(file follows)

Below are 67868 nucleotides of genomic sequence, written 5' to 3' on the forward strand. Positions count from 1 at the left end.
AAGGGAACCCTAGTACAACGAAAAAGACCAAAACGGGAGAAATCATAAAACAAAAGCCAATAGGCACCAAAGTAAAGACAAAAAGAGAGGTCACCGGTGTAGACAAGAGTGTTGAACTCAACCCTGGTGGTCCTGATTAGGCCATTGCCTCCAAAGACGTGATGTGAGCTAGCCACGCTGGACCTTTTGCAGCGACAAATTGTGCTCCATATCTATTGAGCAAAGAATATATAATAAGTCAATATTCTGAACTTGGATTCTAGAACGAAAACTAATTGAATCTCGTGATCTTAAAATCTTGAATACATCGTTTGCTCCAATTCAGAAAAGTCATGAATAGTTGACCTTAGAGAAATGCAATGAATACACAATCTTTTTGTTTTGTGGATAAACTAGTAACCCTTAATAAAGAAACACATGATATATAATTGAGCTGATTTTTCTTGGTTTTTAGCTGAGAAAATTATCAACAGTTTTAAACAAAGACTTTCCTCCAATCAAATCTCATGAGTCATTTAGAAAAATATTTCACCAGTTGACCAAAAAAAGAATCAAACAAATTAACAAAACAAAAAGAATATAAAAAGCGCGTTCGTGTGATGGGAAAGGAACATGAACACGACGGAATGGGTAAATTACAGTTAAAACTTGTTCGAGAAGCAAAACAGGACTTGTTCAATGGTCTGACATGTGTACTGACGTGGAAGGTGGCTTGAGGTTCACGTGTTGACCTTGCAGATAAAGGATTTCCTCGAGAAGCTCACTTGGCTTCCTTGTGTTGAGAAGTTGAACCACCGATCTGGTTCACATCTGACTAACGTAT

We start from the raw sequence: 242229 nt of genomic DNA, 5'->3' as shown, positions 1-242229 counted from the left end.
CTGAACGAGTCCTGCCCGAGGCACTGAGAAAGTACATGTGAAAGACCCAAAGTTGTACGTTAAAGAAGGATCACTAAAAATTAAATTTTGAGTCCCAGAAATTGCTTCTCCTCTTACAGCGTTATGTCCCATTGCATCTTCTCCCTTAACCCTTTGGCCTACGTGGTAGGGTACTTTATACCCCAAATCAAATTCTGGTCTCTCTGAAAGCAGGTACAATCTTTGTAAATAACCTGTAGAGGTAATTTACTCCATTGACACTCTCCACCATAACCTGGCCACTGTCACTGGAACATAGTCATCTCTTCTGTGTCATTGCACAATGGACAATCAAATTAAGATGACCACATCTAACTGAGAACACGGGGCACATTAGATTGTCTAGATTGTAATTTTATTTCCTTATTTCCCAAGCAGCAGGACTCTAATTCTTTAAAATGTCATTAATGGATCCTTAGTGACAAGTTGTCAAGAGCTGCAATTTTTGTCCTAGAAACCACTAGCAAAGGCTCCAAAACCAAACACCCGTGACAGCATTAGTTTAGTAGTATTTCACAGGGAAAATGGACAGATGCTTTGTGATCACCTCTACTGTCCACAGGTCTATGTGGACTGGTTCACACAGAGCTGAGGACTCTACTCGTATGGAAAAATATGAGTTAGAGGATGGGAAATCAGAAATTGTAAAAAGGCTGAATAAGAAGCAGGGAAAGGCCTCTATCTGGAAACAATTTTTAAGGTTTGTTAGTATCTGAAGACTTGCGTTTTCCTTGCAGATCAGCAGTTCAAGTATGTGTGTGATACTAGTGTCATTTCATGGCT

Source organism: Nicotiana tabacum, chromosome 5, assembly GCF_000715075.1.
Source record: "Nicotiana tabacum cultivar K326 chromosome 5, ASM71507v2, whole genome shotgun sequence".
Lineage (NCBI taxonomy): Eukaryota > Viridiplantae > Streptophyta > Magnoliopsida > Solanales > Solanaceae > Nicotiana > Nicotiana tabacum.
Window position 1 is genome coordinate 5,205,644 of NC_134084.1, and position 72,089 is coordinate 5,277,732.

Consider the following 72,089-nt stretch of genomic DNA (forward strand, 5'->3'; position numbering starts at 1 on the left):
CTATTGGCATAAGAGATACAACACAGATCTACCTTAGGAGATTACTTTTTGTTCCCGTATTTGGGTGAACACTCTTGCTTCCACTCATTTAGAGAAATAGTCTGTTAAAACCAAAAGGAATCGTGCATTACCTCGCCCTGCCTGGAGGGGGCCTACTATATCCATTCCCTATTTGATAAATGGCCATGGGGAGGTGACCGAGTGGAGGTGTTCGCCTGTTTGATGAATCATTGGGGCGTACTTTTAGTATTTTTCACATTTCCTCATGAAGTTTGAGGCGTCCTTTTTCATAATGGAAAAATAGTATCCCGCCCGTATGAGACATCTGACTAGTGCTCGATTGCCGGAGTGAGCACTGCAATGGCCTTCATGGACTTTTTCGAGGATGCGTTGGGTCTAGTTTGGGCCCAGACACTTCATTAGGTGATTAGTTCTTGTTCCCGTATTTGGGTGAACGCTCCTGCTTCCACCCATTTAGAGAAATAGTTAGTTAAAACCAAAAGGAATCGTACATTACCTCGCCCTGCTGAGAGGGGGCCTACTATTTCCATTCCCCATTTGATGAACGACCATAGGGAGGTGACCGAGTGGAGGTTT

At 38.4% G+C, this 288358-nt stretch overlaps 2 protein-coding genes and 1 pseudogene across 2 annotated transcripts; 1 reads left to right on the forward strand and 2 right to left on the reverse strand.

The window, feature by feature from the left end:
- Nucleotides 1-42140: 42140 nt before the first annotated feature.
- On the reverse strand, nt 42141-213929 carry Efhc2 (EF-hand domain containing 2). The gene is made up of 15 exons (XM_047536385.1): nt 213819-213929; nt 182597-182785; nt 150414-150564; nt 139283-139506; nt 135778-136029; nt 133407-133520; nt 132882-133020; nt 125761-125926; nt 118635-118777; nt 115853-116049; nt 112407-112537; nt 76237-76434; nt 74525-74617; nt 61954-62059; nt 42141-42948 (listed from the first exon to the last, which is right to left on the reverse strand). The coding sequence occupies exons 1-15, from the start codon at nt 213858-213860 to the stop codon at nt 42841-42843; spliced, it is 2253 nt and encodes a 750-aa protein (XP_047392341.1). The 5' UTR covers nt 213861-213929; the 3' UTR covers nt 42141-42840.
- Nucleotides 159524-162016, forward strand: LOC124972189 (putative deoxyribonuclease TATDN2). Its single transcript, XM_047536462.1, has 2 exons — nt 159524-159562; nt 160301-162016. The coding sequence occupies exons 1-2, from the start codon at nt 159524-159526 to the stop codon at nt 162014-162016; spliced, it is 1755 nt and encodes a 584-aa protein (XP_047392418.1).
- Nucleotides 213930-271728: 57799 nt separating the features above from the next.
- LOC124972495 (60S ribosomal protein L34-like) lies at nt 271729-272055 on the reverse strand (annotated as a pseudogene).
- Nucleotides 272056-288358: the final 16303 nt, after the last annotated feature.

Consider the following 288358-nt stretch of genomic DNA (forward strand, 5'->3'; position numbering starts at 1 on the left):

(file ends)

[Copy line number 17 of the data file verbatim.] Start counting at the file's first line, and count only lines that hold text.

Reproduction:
- LOC124972495 (60S ribosomal protein L34-like) lies at nt 271729-272055 on the reverse strand (annotated as a pseudogene).